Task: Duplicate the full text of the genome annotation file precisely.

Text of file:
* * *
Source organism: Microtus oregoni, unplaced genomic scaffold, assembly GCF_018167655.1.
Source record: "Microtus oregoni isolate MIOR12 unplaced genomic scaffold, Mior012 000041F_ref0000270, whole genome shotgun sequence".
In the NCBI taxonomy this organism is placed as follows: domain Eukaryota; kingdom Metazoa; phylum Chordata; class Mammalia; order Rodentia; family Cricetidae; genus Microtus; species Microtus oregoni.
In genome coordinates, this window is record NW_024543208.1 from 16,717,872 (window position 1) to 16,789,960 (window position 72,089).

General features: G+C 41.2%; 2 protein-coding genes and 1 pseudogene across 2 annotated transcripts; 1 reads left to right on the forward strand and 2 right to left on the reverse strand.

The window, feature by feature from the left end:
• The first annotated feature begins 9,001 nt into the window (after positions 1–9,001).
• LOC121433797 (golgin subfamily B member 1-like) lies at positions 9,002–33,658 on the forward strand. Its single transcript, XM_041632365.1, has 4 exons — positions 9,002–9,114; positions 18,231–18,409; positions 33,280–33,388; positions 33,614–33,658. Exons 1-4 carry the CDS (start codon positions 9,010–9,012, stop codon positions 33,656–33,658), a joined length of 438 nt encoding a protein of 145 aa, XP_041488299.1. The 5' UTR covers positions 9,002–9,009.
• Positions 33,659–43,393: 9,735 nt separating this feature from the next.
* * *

Source organism: Microtus oregoni, unplaced genomic scaffold, assembly GCF_018167655.1.
Source record: "Microtus oregoni isolate MIOR12 unplaced genomic scaffold, Mior012 000041F_ref0000270, whole genome shotgun sequence".
In the NCBI taxonomy this organism is placed as follows: domain Eukaryota; kingdom Metazoa; phylum Chordata; class Mammalia; order Rodentia; family Cricetidae; genus Microtus; species Microtus oregoni.
In genome coordinates, this window is record NW_024543208.1 from 16,717,872 (window position 1) to 16,789,960 (window position 72,089).

General features: G+C 41.2%; 2 protein-coding genes and 1 pseudogene across 2 annotated transcripts; 1 reads left to right on the forward strand and 2 right to left on the reverse strand.

The window, feature by feature from the left end:
• The first annotated feature begins 9,001 nt into the window (after positions 1–9,001).
• LOC121433797 (golgin subfamily B member 1-like) lies at positions 9,002–33,658 on the forward strand. Its single transcript, XM_041632365.1, has 4 exons — positions 9,002–9,114; positions 18,231–18,409; positions 33,280–33,388; positions 33,614–33,658. Exons 1-4 carry the CDS (start codon positions 9,010–9,012, stop codon positions 33,656–33,658), a joined length of 438 nt encoding a protein of 145 aa, XP_041488299.1. The 5' UTR covers positions 9,002–9,009.
• Positions 33,659–43,393: 9,735 nt separating this feature from the next.